Gantry Plaza State Park, best known for its neon Pepsi-Cola sign, offers 12 acres of walking trails and unobstructed Manhattan skyline views. Warm weather brings picnickers, too, who lay their blankets out to soak up the warm spring weather. There are also plenty of comfortable chairs for sitting, two dog runs for four-legged friends, and the park even hosts outdoor movie screenings once temps begin to rise at the end of May.

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Tour Brooklyn’s Green-Wood Cemetery by Foot

Green-Wood Cemetery boasts 478 acres of land ranging from hills, walking trails, and glacial ponds. Several self-guided tours direct you to the burial spots of its famous patrons, like artist Jean-Michel Basquiat and photographer Charles Ebbets, that provide additional context about this National Historic Landmark. (And if you want to keep the “spooky” vibes going in a different borough, we recommend visiting the Edgar Allan Poe Cottage in the Bronx. Admission is $5, and it’s definitely worth it.)

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See the Tallest Tree in NYC at Alley Pond Park

Central Park is usually the star of these lists — and for that, we recommend going off the beaten path and opting for Alley Pond Park in Queens. With 655.3 acres of open land, there are plenty of ponds, creeks, hiking trails, and walking paths perfect for a day of exploring; plus, this is home to the aptly-named Queens Giant, the largest tree in New York City that measures at 133.8 feet tall. There’s also an adventure course, sports fields, and an environmental center focused on conservation efforts.

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Visit Showfields, the Self-proclaimed “Most Interesting Store in the World”

With an original location in Manhattan and a brand new one in Brooklyn, Showfields is a shoppable gallery that spotlights new and innovative brands on the market. If you’re not looking to shop, that’s more than fine — Showfields is better known as an event space that hosts educational seminars, pilates classes, comedy shows, and more, most of which are free with an RSVP. You’ll also find tons of interactive pop-ups and art installations inside.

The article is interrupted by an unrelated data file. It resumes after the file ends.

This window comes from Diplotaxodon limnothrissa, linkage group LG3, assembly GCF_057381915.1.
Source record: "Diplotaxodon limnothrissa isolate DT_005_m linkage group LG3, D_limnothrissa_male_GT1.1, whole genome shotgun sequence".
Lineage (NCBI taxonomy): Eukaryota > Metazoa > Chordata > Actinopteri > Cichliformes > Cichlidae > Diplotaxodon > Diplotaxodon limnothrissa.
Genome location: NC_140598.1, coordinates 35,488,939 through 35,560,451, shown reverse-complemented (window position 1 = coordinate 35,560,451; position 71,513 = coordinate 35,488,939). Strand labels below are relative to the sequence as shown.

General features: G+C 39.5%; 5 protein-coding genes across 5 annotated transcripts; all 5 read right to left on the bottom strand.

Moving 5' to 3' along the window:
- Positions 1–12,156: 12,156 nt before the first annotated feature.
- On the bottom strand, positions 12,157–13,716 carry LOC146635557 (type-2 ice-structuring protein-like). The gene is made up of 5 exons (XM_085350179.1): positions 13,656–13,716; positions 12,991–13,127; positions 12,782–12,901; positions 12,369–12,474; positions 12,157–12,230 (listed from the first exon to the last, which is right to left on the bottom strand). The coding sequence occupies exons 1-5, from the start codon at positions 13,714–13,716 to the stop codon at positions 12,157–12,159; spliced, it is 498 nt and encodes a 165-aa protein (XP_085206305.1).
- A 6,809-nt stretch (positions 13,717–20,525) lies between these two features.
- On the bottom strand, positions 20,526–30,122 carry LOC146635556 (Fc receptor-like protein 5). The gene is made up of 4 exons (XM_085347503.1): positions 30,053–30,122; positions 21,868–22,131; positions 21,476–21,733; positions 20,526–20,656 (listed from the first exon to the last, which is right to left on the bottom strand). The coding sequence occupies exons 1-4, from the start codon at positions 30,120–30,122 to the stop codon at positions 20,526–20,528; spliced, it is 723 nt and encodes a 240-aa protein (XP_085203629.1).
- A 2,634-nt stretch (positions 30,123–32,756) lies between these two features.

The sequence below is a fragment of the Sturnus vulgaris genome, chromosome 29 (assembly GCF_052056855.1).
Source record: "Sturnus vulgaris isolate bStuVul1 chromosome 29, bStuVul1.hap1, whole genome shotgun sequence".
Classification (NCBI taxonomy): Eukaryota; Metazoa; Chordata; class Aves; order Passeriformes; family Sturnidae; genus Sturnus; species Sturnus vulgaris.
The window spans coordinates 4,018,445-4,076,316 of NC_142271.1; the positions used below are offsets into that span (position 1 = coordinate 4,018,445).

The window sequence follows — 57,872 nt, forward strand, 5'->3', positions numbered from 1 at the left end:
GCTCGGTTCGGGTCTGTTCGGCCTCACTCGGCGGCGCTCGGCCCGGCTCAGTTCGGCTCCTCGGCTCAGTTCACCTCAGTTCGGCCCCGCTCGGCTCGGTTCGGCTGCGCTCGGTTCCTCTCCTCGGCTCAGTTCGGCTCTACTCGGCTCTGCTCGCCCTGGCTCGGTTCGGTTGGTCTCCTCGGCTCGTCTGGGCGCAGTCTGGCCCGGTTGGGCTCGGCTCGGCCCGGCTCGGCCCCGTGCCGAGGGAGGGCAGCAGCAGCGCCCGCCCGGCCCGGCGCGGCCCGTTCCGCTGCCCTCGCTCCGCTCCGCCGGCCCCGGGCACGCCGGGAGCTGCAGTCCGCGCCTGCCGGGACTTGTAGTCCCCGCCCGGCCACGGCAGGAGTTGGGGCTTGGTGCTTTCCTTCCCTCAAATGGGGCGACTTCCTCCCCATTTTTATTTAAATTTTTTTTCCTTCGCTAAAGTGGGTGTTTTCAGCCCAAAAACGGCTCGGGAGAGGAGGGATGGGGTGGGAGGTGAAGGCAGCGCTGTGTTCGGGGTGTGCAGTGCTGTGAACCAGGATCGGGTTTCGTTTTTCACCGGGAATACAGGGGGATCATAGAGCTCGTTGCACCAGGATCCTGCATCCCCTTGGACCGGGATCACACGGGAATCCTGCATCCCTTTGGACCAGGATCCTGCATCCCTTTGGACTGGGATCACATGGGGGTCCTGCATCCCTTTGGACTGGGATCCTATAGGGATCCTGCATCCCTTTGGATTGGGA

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Take in a 25-Foot Sculpture at the High Line

For a bit of fresh air and art, take a solo walk or sign up for a free group tour of the High Line. This 1.45-mile walking trail is built on the abandoned former site of the New York Central Railroad, with multiple entrances spanning the west side of Manhattan, beginning at Gansevoort Street and ending at 34th Street. This elevated park is also a feast for the eyes, with unique gardens and changing art installations spread throughout. Look out for Pamela Rosenkranz’s Old Tree, a vibrant 25-foot tall pink-and-red sculpture that will be on display through September 2024.

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Ditch Streaming From Your Couch for a Movie Under the Stars

Once temperatures rise, the NYC Parks website curates all outdoor movie screenings across the five boroughs. These screenings are typically on a first-come, first-serve basis, so grab a blanket and snacks and add these standout films to your calendar: Elvis on April 21st at Asser Levy Park Play Area, Encanto on April 29th at Frederick Douglass Playground in Manhattan, and Thor on May 5th at Ambrosini Field in the Bronx.

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Browse Eventbrite for a Rotating List of Free Activities

If you’re looking for launch parties, gallery openings, educational panels, comedy shows, DJ sets, and more, Eventbrite is an excellent resource for curated happenings all over New York City. And while some listings have admission fees, you can filter your search to include only free events.